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Bengal to lead mangrove forestation scheme nationwide to stall coastal erosion - GetBengal story

22 August, 2023 10:36:53
Bengal to lead mangrove forestation scheme nationwide to stall coastal erosion - GetBengal story

The Union government launched the MISHTI scheme to protect mangrove ecosystems.

When Cyclone Yaas slammed into the coastal areas of West Bengal on May 26, 2021, it inundated several villages in the Sundarbans region. Jharkhali, a low-lying village in South 24 Parganas district, however, did not face a strong impact. The storm neither breached the river embankment nor rendered the residents here homeless, as it did elsewhere. Surrounded by rivers Matla, Bidyadhari, and Herobhanga, on three sides, the region is cyclone-prone, and the villagers have witnessed the devastating effects of previous cyclones, including Aila (May 2009), Fani (May 2019), Bulbul (November 2019), and Amphan (May 2020), before Yaas in May 2021.

The impact of Yaas was considerably reduced at Jharkhali primarily because of the mangrove saplings that the villagers have grown at the embankment, meant as a coping mechanism against cyclones and tidal waves. Around 300,000 mangrove saplings have been planted since 2017. Much of this is because of the efforts of the women of Jharkhali Sabuj Bahini, an NGO formed in June 2005.

West Bengal government to lead a nationwide mangrove plantation drive

The state government’s mangrove plantation drive along the coastal areas of the state after Cyclone Amphan in 2020 has been a great success. Millions of mangroves have been planted along suitable coastal areas since then. They are also widely acknowledged for their carbon sequestration potential to mitigate climate change. According to the state Forest Department, around 15 crore mangrove saplings were planted in the state last year. In a recent move, citing the West Bengal government’s mangrove plantation drive as a model for the rest of the country, the Union government launched the Mangrove Initiative for Shoreline Habitats and Tangible Incomes (MISHTI) scheme. This programme focuses on mangrove reforestation along the coastal districts of India and develops mangrove-associated ecotourism initiatives and livelihood generation. The Union government has proposed to the state government to initiate the mangrove plantation module nationwide.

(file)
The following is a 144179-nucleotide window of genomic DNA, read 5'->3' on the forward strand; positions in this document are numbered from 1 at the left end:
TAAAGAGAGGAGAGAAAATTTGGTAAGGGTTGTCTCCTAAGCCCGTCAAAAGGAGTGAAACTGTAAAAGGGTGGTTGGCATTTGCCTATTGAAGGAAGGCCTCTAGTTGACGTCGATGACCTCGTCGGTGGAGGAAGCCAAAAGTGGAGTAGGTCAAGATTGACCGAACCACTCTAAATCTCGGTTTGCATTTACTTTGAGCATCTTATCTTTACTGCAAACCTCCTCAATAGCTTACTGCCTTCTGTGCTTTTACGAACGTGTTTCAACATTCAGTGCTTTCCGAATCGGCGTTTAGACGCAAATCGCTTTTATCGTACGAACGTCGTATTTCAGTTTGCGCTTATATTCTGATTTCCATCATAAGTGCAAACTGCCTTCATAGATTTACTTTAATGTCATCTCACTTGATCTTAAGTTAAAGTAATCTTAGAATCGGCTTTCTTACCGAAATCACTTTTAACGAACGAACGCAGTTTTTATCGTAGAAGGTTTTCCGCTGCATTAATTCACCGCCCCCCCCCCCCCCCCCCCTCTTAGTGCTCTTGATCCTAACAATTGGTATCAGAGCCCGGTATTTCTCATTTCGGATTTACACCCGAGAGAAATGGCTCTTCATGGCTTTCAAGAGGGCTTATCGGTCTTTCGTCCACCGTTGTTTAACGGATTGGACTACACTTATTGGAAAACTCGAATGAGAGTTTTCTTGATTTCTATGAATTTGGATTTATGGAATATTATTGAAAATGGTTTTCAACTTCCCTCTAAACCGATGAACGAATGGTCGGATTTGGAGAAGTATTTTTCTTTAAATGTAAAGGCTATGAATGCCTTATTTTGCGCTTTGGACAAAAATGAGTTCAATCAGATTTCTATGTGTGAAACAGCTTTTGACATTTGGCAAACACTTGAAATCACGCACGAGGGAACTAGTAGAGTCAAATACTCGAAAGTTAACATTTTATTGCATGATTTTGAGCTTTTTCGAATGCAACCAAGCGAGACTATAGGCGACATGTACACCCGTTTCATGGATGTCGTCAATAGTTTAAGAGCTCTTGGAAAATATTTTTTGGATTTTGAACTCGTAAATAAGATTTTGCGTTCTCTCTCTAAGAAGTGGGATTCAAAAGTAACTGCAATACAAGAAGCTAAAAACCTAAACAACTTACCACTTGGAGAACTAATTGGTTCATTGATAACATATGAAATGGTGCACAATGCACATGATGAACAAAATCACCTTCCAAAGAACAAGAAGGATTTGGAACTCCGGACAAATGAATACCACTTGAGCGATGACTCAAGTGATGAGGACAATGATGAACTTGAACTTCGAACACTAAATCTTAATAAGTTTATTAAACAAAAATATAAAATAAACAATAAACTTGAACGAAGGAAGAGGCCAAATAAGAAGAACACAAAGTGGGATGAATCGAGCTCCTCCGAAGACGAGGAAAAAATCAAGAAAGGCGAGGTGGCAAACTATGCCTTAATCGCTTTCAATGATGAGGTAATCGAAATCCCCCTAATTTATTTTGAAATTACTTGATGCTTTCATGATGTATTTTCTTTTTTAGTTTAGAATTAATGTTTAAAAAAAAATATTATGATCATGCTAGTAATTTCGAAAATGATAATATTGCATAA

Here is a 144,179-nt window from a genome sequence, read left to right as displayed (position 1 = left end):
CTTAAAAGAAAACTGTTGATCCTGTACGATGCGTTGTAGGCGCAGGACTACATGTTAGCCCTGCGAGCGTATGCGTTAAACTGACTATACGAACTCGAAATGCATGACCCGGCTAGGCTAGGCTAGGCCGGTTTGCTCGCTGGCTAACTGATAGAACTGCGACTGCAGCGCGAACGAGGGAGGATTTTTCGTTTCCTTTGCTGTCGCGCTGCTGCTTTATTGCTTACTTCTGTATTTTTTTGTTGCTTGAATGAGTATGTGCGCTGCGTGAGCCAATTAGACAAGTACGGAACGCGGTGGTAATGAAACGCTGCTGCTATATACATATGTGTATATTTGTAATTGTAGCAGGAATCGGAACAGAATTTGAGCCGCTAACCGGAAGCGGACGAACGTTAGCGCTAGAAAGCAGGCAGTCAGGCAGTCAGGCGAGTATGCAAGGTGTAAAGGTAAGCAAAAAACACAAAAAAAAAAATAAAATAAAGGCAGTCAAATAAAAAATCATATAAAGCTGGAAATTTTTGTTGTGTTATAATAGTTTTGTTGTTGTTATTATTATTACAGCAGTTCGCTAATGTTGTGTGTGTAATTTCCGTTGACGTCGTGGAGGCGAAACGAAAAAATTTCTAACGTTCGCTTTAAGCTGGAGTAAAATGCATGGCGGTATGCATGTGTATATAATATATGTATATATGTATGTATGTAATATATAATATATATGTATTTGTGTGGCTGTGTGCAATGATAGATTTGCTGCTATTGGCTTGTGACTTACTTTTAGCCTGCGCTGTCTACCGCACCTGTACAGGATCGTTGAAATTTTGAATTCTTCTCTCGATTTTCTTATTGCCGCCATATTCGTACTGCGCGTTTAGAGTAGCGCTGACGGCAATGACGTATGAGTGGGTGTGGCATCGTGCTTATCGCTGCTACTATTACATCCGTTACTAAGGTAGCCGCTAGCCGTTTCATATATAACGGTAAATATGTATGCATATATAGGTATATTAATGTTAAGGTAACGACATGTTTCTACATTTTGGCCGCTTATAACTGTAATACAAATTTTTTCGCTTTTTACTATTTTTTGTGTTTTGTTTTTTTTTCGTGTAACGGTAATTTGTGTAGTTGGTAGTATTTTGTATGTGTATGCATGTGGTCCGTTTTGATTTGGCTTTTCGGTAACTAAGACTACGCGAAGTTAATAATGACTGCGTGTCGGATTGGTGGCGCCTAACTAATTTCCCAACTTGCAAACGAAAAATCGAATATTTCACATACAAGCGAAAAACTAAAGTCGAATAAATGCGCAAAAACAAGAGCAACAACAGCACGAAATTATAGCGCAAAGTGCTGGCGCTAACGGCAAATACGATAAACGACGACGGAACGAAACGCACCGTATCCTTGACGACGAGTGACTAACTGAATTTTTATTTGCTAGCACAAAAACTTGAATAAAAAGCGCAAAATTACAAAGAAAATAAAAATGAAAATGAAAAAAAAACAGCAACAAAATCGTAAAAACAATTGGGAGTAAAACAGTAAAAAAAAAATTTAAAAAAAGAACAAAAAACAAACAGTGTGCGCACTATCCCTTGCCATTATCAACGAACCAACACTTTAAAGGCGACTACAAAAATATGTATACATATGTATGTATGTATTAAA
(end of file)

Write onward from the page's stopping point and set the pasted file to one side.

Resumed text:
A 2014 document published by Wetlands International and The Nature Conservancy stressed the point that existing mangrove forests could reduce erosion by lowering the impact of wind and waves. However, it also said, "In areas with erosion, mangrove restoration may require more active intervention, such as protecting individual seedlings or restoring the sediment balance and hydrology."

Prior to the 18th G20 Heads of State and Government Summit, scheduled to be held in New Delhi on September 9 and 10, senior Union government officials visited several parts of the state and discovered the mammoth mangrove plantation drive undertaken by the state government. They wanted to find out all the details of the scheme. The state Forest Minister, Jyotipriya Mallick said, "The officials of the G-20 team were very happy to observe the work being done in this sector and wanted to know the nitty-gritty of the programme. When they were informed that the entire project was being executed in accordance with the plan suggested by the state Chief Minister, Ms. Mamata Banerjee, they proposed the state Forest Department to work as the nodal agency in the entire coastal areas of the country that are susceptible to large-scale erosion and plant mangrove saplings."

The entire project is now in its nascent stage, though. The Union government will send a formal proposal to the state government. If the state government agrees to the proposition, only then will the state forest department get the official nod to go ahead with the project.

Meanwhile, the forest department will be sending a team of experts to analyze and prepare an exhaustive report on coastal erosion. Coastal erosion is a severe problem in many parts of the country that results in damage to or loss of houses, hotels, and other coastal structures, undermines roads, contributes to the loss or degradation of valuable land, and disrupts fishing, navigation, recreation, and other activities. Coastal land is being swallowed by seawater, and coastal villages and houses are forced to move inland, which squeezes the living space of humans, destroys beach biodiversity and ecological balance, and causes direct or indirect harm to human life and the natural environment. Hence, coastal erosion has changed from a natural environment change to a serious hazard. The expert review team will visit the affected areas to assess the severity of the situation and prepare the report, which will be forwarded to the state government. The final decision will be taken based on the report. If the project is approved, it will be a crowning accomplishment for the state Forest department.

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